Prem Reddy’s turn­around strat­egy

Ag­gres­sive tac­tics at strug­gling hos­pi­tals draw op­po­si­tion

Modern Healthcare - - NEWS - By Beth Kutscher

In 2006, Par­adise Val­ley Hos­pi­tal, just 13 miles from Mex­ico and a world away from the lux­ury con­dos, con­ven­tion ho­tels and craft beer bars that dot nearby down­town San Diego, faced im­mi­nent clo­sure. The money-los­ing safety net hos­pi­tal needed a $61 mil­lion ren­o­va­tion to make it earth­quake-com­pli­ant. Owner Ad­ven­tist Health searched des­per­ately for a fi­nan­cial sav­ior. Only two came for­ward: a lo­cally or­ga­nized Par­adise Preser­va­tion Group, which gov­ern­ment of­fi­cials doubted could fi­nance the deal; and Prime Health­care Ser­vices, a small, rel­a­tively new for-profit hos­pi­tal chain owned by Dr. Prem Reddy, which of­fered to buy the hos­pi­tal for $30 mil­lion and fi­nance the up­grades.

Dur­ing an emo­tional, nine­hour pub­lic hear­ing that drew more than 100 peo­ple, Dr. Jerome Robin­son, a re­spected car­di­ol­o­gist who grew up in a Pitts­burgh hous­ing project, spoke for the com­mu­nity bid. He railed against a Prime takeover. “We are not-for­profit,” he said. “If we do any­thing with the prof­its that come from the sale of Par­adise Val­ley Hos­pi­tal, they need to stay in this com­mu­nity.”

Today, Robin­son has noth­ing but praise for Prime and Reddy. “In or­der to man­age and stay open, we needed to be smarter,” Robin­son said. “What we’ve been able to see as a re­sult of that: fail­ing hos­pi­tal eight years ago, not fail­ing hos­pi­tal today.”

Reddy’s Prime de­ployed the same con­tro­ver­sial tac­tics at Par­adise Val­ley that it has used to be­come the na­tion’s fastest-grow­ing hos­pi­tal chain, now 29 hos­pi­tals strong with deals in place for 11 more. It wran­gled bet­ter rates from in­sur­ers. It added prof­itable ser­vices lines and im­ple­mented ag­gres­sive billing tac­tics.

Prime also looks in­ward for sav­ings. When Prime comes in, it slashes bloated man­age­ments. It stands its ground on ne­go­ti­at­ing with unions. And it has even fought with politi­cians and qual­ity raters such as Tru­ven Health An­a­lyt­ics, which gives sev­eral of the chain’s hos­pi­tals high marks, but in at least one case has with­drawn its ap­proval.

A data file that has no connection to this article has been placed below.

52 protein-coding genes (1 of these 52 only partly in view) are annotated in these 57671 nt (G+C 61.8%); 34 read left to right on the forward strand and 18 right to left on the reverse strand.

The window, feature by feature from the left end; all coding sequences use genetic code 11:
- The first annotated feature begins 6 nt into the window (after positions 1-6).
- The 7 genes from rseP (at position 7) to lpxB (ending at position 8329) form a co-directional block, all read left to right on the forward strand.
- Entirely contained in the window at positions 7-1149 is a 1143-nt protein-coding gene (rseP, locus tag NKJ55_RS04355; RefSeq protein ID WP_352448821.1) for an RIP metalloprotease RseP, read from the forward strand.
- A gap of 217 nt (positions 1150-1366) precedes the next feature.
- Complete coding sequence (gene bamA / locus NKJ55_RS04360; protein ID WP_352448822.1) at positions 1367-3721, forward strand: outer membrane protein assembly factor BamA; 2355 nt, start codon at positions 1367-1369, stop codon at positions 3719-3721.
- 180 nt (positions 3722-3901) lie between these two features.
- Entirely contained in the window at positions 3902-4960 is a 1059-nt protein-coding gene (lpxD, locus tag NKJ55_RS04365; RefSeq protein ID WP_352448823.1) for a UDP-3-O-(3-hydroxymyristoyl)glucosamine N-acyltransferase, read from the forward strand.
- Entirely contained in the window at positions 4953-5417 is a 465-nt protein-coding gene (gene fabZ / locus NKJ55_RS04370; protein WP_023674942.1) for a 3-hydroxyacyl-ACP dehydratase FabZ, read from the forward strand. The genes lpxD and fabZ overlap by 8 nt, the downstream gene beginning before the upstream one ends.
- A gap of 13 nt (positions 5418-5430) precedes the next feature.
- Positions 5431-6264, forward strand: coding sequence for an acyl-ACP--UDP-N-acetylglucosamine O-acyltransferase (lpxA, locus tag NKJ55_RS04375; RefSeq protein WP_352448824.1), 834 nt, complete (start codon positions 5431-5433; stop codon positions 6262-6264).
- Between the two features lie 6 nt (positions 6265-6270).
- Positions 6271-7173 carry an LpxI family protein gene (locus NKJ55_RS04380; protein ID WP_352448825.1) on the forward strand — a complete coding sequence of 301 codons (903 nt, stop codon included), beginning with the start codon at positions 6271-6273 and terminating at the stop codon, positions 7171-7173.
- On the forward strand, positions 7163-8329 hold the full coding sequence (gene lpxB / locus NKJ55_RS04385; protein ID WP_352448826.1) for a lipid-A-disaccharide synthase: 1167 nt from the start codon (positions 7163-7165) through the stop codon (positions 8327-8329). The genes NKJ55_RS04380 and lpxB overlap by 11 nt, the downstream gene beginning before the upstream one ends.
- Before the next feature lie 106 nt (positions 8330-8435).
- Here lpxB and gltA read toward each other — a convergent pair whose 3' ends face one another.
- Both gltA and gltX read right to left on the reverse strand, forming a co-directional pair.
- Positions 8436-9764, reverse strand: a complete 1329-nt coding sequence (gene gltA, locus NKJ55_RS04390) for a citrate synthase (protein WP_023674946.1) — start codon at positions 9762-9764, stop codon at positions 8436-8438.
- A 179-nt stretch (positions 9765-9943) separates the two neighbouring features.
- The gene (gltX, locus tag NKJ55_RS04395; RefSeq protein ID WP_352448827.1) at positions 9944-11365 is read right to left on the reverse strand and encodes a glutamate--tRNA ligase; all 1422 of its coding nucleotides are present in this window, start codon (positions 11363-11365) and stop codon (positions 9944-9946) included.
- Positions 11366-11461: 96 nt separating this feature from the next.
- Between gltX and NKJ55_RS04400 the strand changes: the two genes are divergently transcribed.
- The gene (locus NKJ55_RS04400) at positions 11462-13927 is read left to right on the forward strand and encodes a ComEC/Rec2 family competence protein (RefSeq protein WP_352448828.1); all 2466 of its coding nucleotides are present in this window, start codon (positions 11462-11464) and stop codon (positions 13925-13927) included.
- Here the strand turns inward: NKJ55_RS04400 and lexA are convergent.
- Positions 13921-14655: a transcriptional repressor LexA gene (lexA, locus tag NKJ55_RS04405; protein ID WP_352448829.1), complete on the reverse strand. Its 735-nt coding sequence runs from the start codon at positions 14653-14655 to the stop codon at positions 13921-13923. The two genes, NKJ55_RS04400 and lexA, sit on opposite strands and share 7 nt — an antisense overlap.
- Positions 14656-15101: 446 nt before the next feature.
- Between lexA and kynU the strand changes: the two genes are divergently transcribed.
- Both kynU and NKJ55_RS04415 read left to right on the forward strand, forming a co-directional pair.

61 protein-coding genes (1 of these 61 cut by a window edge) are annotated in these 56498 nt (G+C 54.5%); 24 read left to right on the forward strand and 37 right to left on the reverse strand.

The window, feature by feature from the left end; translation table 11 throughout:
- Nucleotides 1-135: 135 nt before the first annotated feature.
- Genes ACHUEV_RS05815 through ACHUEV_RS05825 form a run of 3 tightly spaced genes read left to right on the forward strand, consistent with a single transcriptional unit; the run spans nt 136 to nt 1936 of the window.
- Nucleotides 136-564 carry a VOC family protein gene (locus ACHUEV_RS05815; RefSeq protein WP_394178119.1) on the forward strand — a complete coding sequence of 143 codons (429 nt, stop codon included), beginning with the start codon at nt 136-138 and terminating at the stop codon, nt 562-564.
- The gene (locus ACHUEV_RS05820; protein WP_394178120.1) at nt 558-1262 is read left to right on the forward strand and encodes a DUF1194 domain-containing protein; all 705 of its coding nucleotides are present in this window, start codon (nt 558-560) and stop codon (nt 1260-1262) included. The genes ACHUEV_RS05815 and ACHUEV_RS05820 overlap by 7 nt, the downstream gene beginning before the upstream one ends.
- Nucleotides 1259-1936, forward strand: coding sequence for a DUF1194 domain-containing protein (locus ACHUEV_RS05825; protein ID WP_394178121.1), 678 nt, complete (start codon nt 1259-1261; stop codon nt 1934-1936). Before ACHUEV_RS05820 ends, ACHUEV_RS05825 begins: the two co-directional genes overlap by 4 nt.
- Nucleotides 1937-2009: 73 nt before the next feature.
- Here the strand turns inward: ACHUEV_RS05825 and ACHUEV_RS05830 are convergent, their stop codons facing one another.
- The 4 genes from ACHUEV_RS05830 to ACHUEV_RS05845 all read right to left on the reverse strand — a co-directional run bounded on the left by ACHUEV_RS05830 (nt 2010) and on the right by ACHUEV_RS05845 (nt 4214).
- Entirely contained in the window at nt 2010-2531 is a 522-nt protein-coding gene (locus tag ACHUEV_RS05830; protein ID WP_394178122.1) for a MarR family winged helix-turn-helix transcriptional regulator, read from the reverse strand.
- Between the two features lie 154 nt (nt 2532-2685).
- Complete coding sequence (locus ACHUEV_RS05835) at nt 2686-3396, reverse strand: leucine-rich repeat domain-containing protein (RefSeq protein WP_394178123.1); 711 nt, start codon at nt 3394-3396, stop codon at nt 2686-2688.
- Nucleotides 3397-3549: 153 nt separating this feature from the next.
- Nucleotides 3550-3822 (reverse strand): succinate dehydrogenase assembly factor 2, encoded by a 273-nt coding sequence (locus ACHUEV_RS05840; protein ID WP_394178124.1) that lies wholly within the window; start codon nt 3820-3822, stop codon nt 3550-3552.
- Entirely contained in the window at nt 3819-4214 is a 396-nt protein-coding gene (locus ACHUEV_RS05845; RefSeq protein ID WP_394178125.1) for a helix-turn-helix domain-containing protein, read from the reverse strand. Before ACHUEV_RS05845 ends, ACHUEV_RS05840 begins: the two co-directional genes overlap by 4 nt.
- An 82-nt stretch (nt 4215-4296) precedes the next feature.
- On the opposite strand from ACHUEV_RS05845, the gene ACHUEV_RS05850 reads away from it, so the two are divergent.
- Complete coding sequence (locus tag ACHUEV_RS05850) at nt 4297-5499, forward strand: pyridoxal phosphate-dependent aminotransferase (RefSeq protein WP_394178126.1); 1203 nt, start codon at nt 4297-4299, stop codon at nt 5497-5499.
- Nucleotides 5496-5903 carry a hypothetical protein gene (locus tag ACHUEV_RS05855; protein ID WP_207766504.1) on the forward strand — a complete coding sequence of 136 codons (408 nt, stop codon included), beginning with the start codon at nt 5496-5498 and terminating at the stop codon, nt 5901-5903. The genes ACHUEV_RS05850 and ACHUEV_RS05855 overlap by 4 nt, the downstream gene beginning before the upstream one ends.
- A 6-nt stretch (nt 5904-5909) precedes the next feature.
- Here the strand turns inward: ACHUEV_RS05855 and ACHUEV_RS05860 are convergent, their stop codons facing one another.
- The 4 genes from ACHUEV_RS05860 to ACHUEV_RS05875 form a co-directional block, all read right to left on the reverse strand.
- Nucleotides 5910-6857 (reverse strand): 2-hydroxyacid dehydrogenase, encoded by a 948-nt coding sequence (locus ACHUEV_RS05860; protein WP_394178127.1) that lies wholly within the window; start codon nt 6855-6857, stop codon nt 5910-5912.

The re­sults, the com­pany boasts, can be seen in its fi­nan­cial state­ments. Ev­ery one of its op­er­at­ing fa­cil­i­ties— al­most all of which were los­ing money when Prime took over—are now debt­free and prof­itable, the com­pany claims. In al­most ev­ery takeover bat­tle, Prime has had to over­come lo­cal op­po­si­tion such as that in Na­tional City, pop­u­la­tion 60,000, home of Par­adise Val­ley hos­pi­tal. “Only one per­son spoke in fa­vor—and that was me,” re­called Reddy, 66, com­pany founder and CEO. In an in­ter­view at Prime’s head­quar­ters in On­tario, Calif., the na­tive of a small vil­lage in south­ern In­dia wore a black suit with an Amer­i­can flag pin af­fixed to his lapel.

Reddy bris­tles when asked about his crit­ics. But oth­er­wise, he is at turns jovial and mat­ter-of-fact, re­duc­ing his mis­sion to two sim­ple prin­ci­ples: “We want to save as many hos­pi­tals as we can. We want to ex­pand in Cal­i­for­nia and beyond.”

Today, Reddy’s Prime is on the cusp of its big­gest and most chal­leng­ing takeover. It has pledged nearly $843 mil­lion, which in­cludes debt as­sump­tion, to take on the fail­ing fi­nances of the six-hos­pi­tal Daugh­ters of Char­ity Health Sys­tem, head­quar­tered in Los Al­tos, Calif. The deal would add $1.3 bil­lion in rev­enue to Prime’s $2.5 bil­lion, which would make it the fifth-largest investor-owned chain in the U.S.

Lo­cated in the ex­pen­sive Bay Area, wages and ben­e­fits are a hefty part of Daugh­ters’ bal­ance sheet, even as its hos­pi­tals serve some of the area’s poor­est com­mu­ni­ties. Many of its com­mer­cial con­tracts pay less than even Medi­care. Af­ter talks with As­cen­sion Health col­lapsed, four new bid­ders sub­mit­ted of­fers; Prime’s was by far the strong­est.

“Its size is chal­leng­ing—and I do these things for chal­lenges,” Reddy said. “It best fits into my mis­sion of sav­ing the hos­pi­tal, sav­ing lives and sav­ing jobs.”

With ap­proval of the takeover now be­fore Cal­i­for­nia At­tor­ney Gen­eral Ka­mala Har­ris, op­po­si­tion is mount­ing. The Ser­vice Em­ploy­ees In­ter­na­tional Union-United Health­care Work­ers West is pres­sur­ing Har­ris with a full-scale me­dia and ad­ver­tis­ing blitz ac­cus­ing Prime of over­billing Medi­care and Med­i­Cal (Cal­i­for­nia’s Med­i­caid pro­gram), in­ap­pro­pri­ately ad­mit­ting pa­tients through its emer­gency de­part­ments and can­cel­ing con­tracts with in­sur­ers, which can lead to ex­or­bi­tant out-of-net­work emer­gency de­part­ment charges.